Does the content of primary care visits differ by the racial composition of physicians' practices?Am J Med. 2006 Apr; 119(4):348-53.AJ
The study compared the content of primary care visits between physicians with larger and smaller African American practices.
We compared the content of primary care adult visits between physicians with larger and smaller African American practices using data from the National Ambulatory Medical Care Survey and the National Hospital Ambulatory Medical Care Survey 1997 to 2002. Larger African American practice (>14% of primary care visits by African Americans) was empirically defined to conform with previous studies.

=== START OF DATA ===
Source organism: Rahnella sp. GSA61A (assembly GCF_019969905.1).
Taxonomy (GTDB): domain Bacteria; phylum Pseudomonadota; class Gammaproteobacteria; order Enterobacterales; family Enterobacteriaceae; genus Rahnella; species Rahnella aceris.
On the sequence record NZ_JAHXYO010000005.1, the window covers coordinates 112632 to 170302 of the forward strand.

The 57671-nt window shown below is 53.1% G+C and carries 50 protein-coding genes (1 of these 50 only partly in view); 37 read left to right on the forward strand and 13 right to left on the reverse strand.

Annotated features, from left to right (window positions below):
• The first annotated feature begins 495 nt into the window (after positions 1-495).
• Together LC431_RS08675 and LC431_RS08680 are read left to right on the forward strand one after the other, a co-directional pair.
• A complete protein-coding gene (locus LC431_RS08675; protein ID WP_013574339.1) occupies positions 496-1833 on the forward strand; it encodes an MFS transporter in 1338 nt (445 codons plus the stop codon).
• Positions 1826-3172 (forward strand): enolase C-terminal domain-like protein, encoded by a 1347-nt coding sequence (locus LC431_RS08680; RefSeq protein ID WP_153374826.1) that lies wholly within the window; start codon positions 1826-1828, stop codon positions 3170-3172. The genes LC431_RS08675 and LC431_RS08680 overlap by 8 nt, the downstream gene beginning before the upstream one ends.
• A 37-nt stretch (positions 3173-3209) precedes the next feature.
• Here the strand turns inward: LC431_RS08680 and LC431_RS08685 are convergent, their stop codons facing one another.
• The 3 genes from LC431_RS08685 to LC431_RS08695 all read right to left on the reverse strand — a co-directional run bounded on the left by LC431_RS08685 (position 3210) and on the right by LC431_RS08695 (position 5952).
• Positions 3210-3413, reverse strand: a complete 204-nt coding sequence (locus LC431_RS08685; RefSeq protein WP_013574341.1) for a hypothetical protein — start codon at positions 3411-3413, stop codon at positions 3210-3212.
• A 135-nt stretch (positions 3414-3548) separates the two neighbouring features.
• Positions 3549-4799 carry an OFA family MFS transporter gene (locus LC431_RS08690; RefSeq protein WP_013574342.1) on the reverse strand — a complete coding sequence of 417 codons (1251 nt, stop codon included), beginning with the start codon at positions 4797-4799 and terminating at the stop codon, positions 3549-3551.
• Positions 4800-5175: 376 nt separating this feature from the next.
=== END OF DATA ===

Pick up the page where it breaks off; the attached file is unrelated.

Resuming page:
Larger African American practices comprised 24% of all practices but accounted for 80% of all visits by African American patients. In adjusted analyses, physicians with larger African American practices were less likely to refer patients to specialists (adjusted odds ratio 0.77; 95% confidence internal 0.61-0.98) and marginally less likely to perform rectal examinations (adjusted odds ratio 0.84; 95% confidence interval 0.56-1.00) but were more likely to schedule a return appointment (adjusted odds ratio 1.25; 95% confidence interval, 1.02-1.52). However, there were no other significant differences in the reported content of the office visits. Results were not altered when different cutoffs for larger African American practices were used or when obstetricians-gynecologists were excluded from the analyses.
There are few differences in the content of office visits between physicians with larger and smaller African American practices.